Lower School News & Stories
Since the creation of the Lower School drama program more than 20 years ago, the goal of the program has been to reinforce and support the learning process of Riverdale’s youngest students by using drama and theater to explore their curriculum and to develop their public speaking skills. But this year, the fifth grade team took that process even further by not just putting on a class play, but actually creating their own production, start to finish. This included researching and writing each production; collaborating with the drama teachers on scenery, costumes, props, music, and video presentation; and creating a Playbill to accompany each performance.
Michelle Berti, one of three Lower School drama teachers, explains that she and her fellow drama teachers met with all six of the fifth-grade co-teachers to discuss what curricular topics would best fit the devising process, a process in which the actors (in this case, the fifth graders) are led by facilitators (the teachers) in creating original performance pieces based on a chosen topic or theme. “This was a huge leap of faith by the fifth-grade team, who have never experienced a process like this before. Their support and collaboration was integral to the success of the devising process,” Berti notes, adding, “They willingly adapted their teaching styles to provide this learning experience for their students, which ultimately led to the success of the program.”
“We knew that our students would be diving into history this year, starting with studying the causes of the American Revolution and then studying slavery, focusing on Virginia in 1850,” says Richard Layne, a fifth-grade co-teacher. “And, we knew that we would be placing a heavy emphasis on writing about history and imagining the lives of people in Boston before the Revolution and in Virginia before the Civil War. For us, the study of history and the discipline of writing about history came together in writing a play about a very specific time in the history of slavery in America. It seemed natural that our students should write their own play, Faces of Slavery: Richmond, Va., 1850.” Class 5MP’s play, The Common People of the Revolution, “was a melodramatic kaleidoscope with four separate scenarios,” says Lower School drama teacher Mary Beth Coudal. “The overarching themes were of children’s resilience in the face of the obstacles of slavery, a lack of education for girls, family illness, and war.” Class 5CP’s play, Journey to Freedom, also featured four scenes: “Passage to Freedom,” about children escaping slavery; “Free the Children,” about protesting child labor; “Riding the Bus,” bringing to life Rosa Parks’ and Claudette Colvin’s bus boycott to protest segregation; and “Birmingham March,” showing how children raised their voices to eliminate segregation in a non-violent way.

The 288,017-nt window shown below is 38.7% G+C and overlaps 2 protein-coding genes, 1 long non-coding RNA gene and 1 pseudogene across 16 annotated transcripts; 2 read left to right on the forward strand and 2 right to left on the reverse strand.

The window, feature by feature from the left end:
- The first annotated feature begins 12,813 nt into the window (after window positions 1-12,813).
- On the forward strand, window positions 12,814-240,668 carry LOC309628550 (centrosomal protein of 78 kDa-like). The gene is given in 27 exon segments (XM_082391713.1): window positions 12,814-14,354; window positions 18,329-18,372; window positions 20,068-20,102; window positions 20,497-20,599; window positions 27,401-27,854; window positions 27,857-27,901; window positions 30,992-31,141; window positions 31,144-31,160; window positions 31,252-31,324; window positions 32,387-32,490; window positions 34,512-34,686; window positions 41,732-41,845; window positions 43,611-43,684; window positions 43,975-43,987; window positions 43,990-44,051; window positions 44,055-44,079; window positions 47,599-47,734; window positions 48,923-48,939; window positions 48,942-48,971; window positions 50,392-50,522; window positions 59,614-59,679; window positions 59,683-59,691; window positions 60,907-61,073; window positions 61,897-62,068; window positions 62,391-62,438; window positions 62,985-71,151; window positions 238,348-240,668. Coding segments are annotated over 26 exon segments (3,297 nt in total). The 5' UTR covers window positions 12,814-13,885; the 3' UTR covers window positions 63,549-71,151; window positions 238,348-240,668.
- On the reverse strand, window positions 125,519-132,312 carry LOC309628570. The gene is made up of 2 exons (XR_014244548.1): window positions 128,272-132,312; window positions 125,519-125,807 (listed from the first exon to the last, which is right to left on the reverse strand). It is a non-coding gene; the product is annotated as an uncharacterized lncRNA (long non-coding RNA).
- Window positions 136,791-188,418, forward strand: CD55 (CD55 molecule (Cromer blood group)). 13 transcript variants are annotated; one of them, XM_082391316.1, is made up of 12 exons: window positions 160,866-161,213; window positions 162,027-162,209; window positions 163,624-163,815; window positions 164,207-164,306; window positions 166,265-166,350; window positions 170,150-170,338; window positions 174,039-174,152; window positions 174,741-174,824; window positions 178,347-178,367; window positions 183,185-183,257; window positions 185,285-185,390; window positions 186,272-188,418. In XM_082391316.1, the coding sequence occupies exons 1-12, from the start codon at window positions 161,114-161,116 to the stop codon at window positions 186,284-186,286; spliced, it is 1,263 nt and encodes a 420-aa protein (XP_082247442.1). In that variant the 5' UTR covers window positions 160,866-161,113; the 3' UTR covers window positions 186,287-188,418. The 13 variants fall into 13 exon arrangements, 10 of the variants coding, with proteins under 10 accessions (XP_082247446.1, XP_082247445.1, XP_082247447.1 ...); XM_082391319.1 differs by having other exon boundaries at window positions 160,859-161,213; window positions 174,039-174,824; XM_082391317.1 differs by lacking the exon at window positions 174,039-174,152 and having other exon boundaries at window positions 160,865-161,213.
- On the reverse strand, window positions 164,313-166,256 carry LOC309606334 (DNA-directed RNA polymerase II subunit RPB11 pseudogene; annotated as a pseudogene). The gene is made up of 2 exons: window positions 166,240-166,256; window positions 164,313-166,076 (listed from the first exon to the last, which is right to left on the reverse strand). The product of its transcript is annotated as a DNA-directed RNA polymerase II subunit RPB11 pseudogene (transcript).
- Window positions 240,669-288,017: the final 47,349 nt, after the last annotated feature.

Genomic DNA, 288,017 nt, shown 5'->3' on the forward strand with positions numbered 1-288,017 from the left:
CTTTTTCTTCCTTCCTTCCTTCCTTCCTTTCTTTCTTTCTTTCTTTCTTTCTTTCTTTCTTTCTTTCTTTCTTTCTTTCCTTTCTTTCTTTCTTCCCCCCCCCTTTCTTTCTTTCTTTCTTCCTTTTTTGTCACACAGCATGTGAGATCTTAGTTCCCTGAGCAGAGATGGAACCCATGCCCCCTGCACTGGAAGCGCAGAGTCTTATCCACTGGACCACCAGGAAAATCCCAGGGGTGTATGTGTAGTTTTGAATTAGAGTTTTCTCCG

For the students—who were used to being handed a script—the idea of creating a class play that was truly their own was both exciting and frightening. “The students hadn’t seen this process before and were afraid to trust it,” says Berti. “We had to do a lot of reassuring and calming of nerves as we guided them along. One of the greatest rewards in the end was having the students who tentatively entered into this project walk away with pride.”